If you want to read the entire paper (direct link) you can do so at PlosOne:

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Scientists find huge smelly blob in Florida waters http://www.aquaticcommunity.com/news/lib/1398 http://www.aquaticcommunity.com/news/lib/1398#comments Tue, 08 Feb 2011 05:01:20 +0000 Anja http://www.aquaticcommunity.com/news/?p=1398 Scientists researching the Gulf of Mexico have found an underwater mass of dead biological material that appears to be growing as microscopic algae and bacteria get trapped and die.

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Scientists researching the Gulf of Mexico have found an underwater mass of dead biological material that appears to be growing as microscopic algae and bacteria get trapped and die. The blob is at least three feet (90 cm) thick and spans two-thirds of a mile (1 mile = 1 609 meters) parallel to the coast just off the Florida Panhandle, within the site of Perdido Key. The blob smells like rotten eggs and feels similar to jelly.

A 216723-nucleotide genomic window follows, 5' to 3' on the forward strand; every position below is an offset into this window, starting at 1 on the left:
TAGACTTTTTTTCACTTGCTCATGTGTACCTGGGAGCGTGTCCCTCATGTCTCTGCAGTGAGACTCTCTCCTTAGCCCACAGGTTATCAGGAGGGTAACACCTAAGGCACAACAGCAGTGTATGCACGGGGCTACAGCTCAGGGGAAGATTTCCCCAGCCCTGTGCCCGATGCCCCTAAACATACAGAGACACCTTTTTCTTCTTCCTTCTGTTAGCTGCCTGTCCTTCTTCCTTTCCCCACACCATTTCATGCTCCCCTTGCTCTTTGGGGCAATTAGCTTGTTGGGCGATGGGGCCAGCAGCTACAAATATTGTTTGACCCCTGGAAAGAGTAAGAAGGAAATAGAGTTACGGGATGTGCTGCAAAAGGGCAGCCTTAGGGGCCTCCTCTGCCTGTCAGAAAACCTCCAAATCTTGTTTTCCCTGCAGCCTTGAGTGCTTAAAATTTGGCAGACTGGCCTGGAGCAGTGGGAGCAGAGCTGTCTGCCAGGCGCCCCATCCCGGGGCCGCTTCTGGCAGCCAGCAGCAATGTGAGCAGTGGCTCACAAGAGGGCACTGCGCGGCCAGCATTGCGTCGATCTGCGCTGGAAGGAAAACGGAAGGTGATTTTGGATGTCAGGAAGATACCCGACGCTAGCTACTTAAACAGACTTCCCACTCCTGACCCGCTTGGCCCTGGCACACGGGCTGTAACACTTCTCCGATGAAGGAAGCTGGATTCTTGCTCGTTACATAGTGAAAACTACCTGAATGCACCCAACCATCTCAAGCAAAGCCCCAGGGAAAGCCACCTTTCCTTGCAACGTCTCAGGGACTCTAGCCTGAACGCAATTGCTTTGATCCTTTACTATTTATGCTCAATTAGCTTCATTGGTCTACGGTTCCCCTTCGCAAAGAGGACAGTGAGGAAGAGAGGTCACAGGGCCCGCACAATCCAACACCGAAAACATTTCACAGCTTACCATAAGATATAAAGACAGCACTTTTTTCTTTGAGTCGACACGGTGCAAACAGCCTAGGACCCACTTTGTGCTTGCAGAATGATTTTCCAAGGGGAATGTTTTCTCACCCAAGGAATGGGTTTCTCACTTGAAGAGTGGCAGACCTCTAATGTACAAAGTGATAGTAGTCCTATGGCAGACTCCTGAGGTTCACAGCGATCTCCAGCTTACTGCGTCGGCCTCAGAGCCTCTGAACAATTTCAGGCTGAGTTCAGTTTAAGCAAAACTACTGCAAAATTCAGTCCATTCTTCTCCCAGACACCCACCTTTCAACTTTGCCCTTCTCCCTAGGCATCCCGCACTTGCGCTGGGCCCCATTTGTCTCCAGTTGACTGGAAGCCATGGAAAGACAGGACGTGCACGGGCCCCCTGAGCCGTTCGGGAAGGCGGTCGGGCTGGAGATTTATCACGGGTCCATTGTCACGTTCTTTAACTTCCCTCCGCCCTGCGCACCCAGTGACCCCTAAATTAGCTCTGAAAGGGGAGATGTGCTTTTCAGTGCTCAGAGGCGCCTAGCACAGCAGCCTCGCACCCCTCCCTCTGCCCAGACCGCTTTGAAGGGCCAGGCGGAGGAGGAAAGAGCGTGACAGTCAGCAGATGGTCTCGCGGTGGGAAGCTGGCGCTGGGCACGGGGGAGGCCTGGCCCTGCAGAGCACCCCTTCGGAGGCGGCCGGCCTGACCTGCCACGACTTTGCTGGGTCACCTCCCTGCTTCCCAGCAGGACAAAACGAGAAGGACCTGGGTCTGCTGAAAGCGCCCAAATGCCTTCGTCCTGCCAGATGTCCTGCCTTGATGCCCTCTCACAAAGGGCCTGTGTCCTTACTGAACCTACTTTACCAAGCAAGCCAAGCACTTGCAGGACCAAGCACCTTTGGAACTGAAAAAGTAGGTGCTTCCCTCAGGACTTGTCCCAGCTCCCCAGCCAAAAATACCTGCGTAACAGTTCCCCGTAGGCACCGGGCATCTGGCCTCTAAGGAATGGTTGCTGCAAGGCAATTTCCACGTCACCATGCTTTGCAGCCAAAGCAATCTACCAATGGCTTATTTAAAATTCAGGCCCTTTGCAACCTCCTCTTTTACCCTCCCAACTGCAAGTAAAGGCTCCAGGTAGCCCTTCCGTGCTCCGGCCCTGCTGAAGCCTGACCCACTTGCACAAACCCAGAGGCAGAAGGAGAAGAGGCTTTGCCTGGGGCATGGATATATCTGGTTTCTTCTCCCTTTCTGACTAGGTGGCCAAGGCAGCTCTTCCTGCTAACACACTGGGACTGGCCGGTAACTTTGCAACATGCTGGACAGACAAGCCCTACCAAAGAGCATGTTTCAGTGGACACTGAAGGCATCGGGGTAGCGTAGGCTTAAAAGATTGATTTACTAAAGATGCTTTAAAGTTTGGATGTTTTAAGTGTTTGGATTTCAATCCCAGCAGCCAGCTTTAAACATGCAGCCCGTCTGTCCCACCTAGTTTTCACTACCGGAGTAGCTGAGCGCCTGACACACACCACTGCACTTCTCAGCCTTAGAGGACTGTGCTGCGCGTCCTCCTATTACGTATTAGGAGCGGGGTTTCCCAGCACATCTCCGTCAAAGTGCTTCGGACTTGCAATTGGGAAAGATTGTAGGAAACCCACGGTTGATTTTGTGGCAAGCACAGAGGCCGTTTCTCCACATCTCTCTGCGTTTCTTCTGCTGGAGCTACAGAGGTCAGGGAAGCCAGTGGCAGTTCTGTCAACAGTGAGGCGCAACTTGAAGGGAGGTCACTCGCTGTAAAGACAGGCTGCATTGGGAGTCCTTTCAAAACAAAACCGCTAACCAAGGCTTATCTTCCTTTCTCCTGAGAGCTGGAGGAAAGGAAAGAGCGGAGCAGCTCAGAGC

The researchers have been unable to determine how the blob was formed, where it comes from or where it will go. Tests show that the material is nearly 100% biological and less than a year old. It is also clear that tiny organisms have gotten stuck in the sticky blob and died. Tests carried out by the researchers also showed that the blob has no connection to land.

It seems to be a combination of algae and bacteria,” says David Hollander, a chemical oceanographer with the University of South Florida. According to Hollander, the substance is toxic and “extraordinarily sticky”.

Scientists are not ruling out a connection to last years’ Deepwater Horizon disaster, but so far none of the tests have shown any sign of oil.

Researchers encountered the blob for the first time in December as they were searching for oily sediments on the sea floor. They did find such sediments, but they also got a tip about something weird floating around roughly half a mile from Perdido Pass and this caused them to change their plans and head over to the area to investigate.

The environment where the blob can be found is a relatively pristine sloping shelf. Normally, wave action will sweep away any sediments here.